There’s also a displays for a number of aquatic animal habitats including the coral reefs and the Great Lakes.  There are a number of items in the collections showing what you can find in each of the different bodies of water around the world.

The mammals also make an appearance with more taxidermy in the north end of the third floor.  This area shows what kind of animals you would find in an American forest.  B liked this area and continued to growl at the animals like he did with the polar bear on the first floor.  We had to keep pulling him out as he tried to crawl under the rail to pet the animals.

Before heading downstairs, I spotted a display dedicated to Edward Brigham.  There’s a plaque on the wall detailing his accomplishments with the museum next to a display of birds from his expeditions to Central and South America.

We took the elevator all the way down to the first floor which is rotating exhibit.  Right now, they’ve dug into their collection and set up “Great Minds: Curiousity.”  It’s a collection of oddities from their collection that don’t really fit in any place else.  Some of the displayed exhibits include samurai chain mail and a Chinese silk painting…..

….a large clam shell….

….and any number of bones and fossils from a number of different animals.

While I was walking around looking in this area, L was sitting at an arts and crafts table making herself an Earth Day headband with a volunteer who seemed really happy to see us.  She had only seen one other little boy in the two hours before we got there, so she was very excited to sit down with L and help her with some coloring.

While we were on the first floor, a woman came down and said the planetarium show was starting in five minutes.  The show is free with admission so we decided to head back up to the second floor where the planetarium is.  Neither J or I have been to a planetarium in years.  We both took school field trips to Adler Planetarium in Chicago, but that was 25-30 years ago.  I only remember going.  I don’t remember anything about it.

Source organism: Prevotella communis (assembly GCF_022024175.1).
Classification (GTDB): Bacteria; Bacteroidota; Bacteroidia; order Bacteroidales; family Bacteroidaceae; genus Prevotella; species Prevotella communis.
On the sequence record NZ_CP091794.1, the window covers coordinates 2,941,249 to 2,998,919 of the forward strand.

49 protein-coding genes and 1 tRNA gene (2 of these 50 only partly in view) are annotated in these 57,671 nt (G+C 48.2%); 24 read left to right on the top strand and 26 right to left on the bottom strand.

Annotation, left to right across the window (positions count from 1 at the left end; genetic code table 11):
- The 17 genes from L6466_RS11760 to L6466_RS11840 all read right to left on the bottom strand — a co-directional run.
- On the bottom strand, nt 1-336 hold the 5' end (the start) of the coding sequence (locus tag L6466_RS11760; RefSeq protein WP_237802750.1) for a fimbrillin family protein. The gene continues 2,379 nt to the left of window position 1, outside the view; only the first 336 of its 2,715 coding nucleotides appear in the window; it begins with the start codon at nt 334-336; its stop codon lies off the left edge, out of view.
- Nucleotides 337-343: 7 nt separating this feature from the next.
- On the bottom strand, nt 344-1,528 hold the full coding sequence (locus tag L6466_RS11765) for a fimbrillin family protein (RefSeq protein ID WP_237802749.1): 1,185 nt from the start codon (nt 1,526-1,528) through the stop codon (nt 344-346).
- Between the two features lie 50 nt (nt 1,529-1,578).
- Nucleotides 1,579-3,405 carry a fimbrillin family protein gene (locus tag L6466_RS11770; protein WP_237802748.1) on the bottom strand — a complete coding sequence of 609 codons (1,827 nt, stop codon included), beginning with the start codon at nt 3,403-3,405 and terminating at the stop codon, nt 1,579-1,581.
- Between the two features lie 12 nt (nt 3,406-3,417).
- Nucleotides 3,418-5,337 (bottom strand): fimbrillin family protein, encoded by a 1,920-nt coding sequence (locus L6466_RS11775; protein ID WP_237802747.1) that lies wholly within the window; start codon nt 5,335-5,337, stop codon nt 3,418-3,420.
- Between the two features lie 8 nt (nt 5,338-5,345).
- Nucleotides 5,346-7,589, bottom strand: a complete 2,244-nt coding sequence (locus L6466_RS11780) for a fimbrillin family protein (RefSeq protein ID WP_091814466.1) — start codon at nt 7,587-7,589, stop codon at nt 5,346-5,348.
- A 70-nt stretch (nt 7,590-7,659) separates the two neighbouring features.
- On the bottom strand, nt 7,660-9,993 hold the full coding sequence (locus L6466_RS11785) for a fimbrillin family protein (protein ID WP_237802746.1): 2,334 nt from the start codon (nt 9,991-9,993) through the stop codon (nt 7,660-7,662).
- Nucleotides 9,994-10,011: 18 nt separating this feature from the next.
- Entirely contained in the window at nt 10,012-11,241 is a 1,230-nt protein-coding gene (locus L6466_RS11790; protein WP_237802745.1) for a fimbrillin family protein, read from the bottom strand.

The Planetarium is set up with a couple of rows of black plastic chairs set up facing what would traditionally be the “front” of the theater.  They also had some foam mats for kids to lay on the floor and look up.  There were a couple of other families in the museum by this time, but we were the only ones that went in for the show.  Because our kids are pretty small, the lady giving the presentation did a Star Talk at the beginning showing us what the night sky in Battle Creek looks like right now and pointed out where the constellations are.  L thought it was cool there are “animals in the sky.”  After a brief star talk, a cartoon was played instead of the typical show.  The cartoon that was shown was Zula Patrol and it was about weather on different planets in the solar system.  L and I laid on the floor while B sort of walked around.  Every so often he would join us on the floor to watch what was going on above us.

Right outside of the Planetarium is a small space display that includes a flight jacket from Grand Rapids native Jack Lousma.

The Planetarium show was about 25 minutes then we headed back down to the first floor.  The volunteer had taken L’s craft and they sat back down at the table and finished it.  While they were doing that, B and I explored a little more.  The first floor has some pretty cool hands on areas.

The first thing we did was by far the coolest.  The Tri-Light Box Wall is a giant light bright that uses colored Gatorade bottles instead of small plastic pegs.  B loved this.  We got out a couple of bins of bottles and he figured out quickly how to put the bottles in the holes.  When L got done with her craft, she joined us as well.

Next to the light wall, is an archaeology exhibit.  They had some sand boxes with dinosaurs that we could hide and the kids could dig through to find them.

The final area of the museum has a couple more hands on things including a plasma ball.  B was a little hesitant at first but after I showed him he could touch it, he kept going back to it.  L was the same way.  She thought it was going to shock her, but once she finally did, she thought it was pretty cool.

We spent almost two hours at the Kingman Museum which surprised both of us.  It’s a small museum that’s kind of hidden in a part of Battle Creek most people don’t usually drive by.  The Kingman Museum has a lot of cool things that you won’t see anywhere else.  It’s not a really super hands on museum, but there are some things for the kids to do and I was pleasantly surprised at how inquisitive L was about a lot of things.  We have lived in Michigan and just found out the Kingman Museum even exists.  For kids that grow up in the Battle Creek area, the Kingman has always been a field trip, but it’s an interesting part of Battle Creek and it’s a museum that has it’s own story to tell.